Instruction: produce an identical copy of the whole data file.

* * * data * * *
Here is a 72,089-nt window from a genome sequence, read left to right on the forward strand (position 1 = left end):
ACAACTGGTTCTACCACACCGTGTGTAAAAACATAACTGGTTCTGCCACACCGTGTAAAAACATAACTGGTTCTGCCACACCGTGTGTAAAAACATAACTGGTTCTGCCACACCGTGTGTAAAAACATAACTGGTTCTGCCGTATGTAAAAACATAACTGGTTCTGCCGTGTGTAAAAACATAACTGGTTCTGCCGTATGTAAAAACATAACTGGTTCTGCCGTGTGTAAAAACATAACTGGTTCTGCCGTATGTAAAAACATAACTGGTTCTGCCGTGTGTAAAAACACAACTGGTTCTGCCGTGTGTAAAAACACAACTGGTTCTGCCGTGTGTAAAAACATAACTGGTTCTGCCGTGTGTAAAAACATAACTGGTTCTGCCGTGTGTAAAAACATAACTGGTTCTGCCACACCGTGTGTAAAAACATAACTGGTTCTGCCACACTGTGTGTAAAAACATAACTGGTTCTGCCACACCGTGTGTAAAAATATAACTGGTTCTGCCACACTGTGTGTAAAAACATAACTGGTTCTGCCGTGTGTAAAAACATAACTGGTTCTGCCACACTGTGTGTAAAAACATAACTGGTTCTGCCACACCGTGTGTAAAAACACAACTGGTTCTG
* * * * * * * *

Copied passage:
Here is a 72,089-nt window from a genome sequence, read left to right on the forward strand (position 1 = left end):
ACAACTGGTTCTACCACACCGTGTGTAAAAACATAACTGGTTCTGCCACACCGTGTAAAAACATAACTGGTTCTGCCACACCGTGTGTAAAAACATAACTGGTTCTGCCACACCGTGTGTAAAAACATAACTGGTTCTGCCGTATGTAAAAACATAACTGGTTCTGCCGTGTGTAAAAACATAACTGGTTCTGCCGTATGTAAAAACATAACTGGTTCTGCCGTGTGTAAAAACATAACTGGTTCTGCCGTATGTAAAAACATAACTGGTTCTGCCGTGTGTAAAAACACAACTGGTTCTGCCGTGTGTAAAAACACAACTGGTTCTGCCGTGTGTAAAAACATAACTGGTTCTGCCGTGTGTAAAAACATAACTGGTTCTGCCGTGTGTAAAAACATAACTGGTTCTGCCACACCGTGTGTAAAAACATAACTGGTTCTGCCACACTGTGTGTAAAAACATAACTGGTTCTGCCACACCGTGTGTAAAAATATAACTGGTTCTGCCACACTGTGTGTAAAAACATAACTGGTTCTGCCGTGTGTAAAAACATAACTGGTTCTGCCACACTGTGTGTAAAAACATAACTGGTTCTGCCACACCGTGTGTAAAAACACAACTGGTTCTG